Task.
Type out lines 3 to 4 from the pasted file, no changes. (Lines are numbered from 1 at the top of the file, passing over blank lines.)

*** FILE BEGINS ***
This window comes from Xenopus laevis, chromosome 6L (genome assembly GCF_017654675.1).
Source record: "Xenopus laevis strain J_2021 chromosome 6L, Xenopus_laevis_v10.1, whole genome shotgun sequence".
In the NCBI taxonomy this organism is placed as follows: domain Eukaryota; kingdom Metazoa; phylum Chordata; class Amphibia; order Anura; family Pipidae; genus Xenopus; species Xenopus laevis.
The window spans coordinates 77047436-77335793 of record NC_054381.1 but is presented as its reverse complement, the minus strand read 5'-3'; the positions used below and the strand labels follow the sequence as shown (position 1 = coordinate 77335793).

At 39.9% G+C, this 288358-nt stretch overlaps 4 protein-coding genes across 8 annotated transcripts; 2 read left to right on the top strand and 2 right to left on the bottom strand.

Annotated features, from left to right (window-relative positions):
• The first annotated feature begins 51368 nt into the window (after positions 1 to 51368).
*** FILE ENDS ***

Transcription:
In the NCBI taxonomy this organism is placed as follows: domain Eukaryota; kingdom Metazoa; phylum Chordata; class Amphibia; order Anura; family Pipidae; genus Xenopus; species Xenopus laevis.
The window spans coordinates 77047436-77335793 of record NC_054381.1 but is presented as its reverse complement, the minus strand read 5'-3'; the positions used below and the strand labels follow the sequence as shown (position 1 = coordinate 77335793).